… Motivating by vision vs. motivating by mission

There is some confusion among practitioners regarding the difference between vision and mission. Kent Hunter and I, in an earlier book, sought to compare and contrast various ecclesial definitions of vision and mission and suggest an abridgment.[21]

George Barna[22] Elmer L. Towns[23]

 

Whitesel / Hunter[24]
Mission: A philosophic statement that under-girds the heart of your ministry. Your ministry emphasis and your church gifting. “What do we do” (and why do we do it, 2017)
Vision: A clear mental image of a preferable future imparted by God, and based on an accurate understanding of God, self and circumstances. Same as Barna. “Where do we believe God is calling our church to go in the future?”

My experience has been that older generations, influenced by modernity, typically emphasize the vision. By this, I mean they have a clear mental picture of the future and try to muster all of their forces to attain it. This can, and often does, result in a parade of different programs being promoted to the congregation which often – by their sheer frequency – overwhelms and wears out the congregants. Burnout is often the result.

I have noticed that younger generations are more likely to emphasize the mission that undergirds these various visions. This is perhaps because they have witnessed this in their parents’ congregations. According to Barna, a mission is “a philosophic statement that undergirds the heart of your ministry.”[25] This leads postmodern-influenced leaders to emphasize less the different programs that are being implemented and instead to motivate by stressing the mission behind them.

An interview with Microsoft CEO Satya Nadella’s in USA Today yields a useful example.[26] In the article, Nadella criticizes founding CEO Bill Gates for mixing up the difference between a mission and a vision. Nadella states, “It always bothered me that we confused an enduring mission with a temporal goal… When I joined the company in 1992, we used to talk about our mission as putting a PC in every home, and by the end of the decade we have done that, at least in the developed world.”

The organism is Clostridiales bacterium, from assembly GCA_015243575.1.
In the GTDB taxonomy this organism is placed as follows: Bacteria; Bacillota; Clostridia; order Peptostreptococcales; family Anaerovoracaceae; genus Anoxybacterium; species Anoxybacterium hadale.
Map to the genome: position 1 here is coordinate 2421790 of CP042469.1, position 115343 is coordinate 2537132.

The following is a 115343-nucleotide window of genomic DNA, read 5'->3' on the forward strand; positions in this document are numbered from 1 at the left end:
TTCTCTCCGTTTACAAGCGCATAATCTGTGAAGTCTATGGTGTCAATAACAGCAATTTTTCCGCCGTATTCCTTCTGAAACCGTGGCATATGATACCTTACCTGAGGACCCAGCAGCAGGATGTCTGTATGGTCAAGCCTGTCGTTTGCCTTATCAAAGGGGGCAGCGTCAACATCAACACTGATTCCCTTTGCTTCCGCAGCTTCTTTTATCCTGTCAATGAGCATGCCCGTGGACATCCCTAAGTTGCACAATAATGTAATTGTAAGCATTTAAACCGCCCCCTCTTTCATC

“…we used to talk about our mission as putting a PC in every home, and by the end of the decade we have done that, at least in the developed world.” – Microsoft CEO Satya Nadella’s in USA Today

Nadella was right because “putting a PC in every home” is not a mission – it is a vision. It is something that can be reached, can be pictured in your mind and is temporally bound. You can see a vision in your mind. You can envision every house having a PC computer. That is why every house today doesn’t have an IBM PC. Instead, many have Apple Macs.

A mission, however, drives the company and its values, therefore shaping its decisions. It is much bigger and grander than a vision.

When Steve Jobs was luring John Scully from PepsiCo to become CEO of Apple, Jobs shared a mission, not a vision, saying: “Do you want to spend the rest of your life selling sugared water or do you want a chance to change the world?”[27]

A mission is just like that. It is exciting, world-changing … but somewhat imprecise so it could manifest in many different outcomes (i.e. visions). It is also not temporally bound, like “putting a PC in every home.” A mission drives your values and decisions through many different projects.

Apple’s mission reminds me of the trend I see in my youthful seminary students to emphasize mission over vision. They correctly understand that mission can be realized in many different visions. Apple’s mission would be realized in varied visions including: the vision to revolutionize the way music is purchased via iTunes, the vision to miniaturize the computer into a handheld device, etc. The result is that Apple devotees have a passion that IBM followers don’t. Apple has an ongoing mission that continues to be realized in various visions. As a result, the clarity of Apple’s mission, best exemplified in Apple’s 1984 Super Bowl ad, unleashes a passion in its followers.[28]

Best practices for the church: When leading younger leaders, it may be helpful to emphasize the mission while letting many subcategories of vision come and go as opportunity rises and wanes. The younger generations appear to want to be reminded of the mission but allowed to create multiple visions of how it may be carried out. They don’t want to stick to one idea or tactic, but rather one mission. Therefore, the mission becomes more important than a time and measurement constrained vision which often influenced their parents’ church.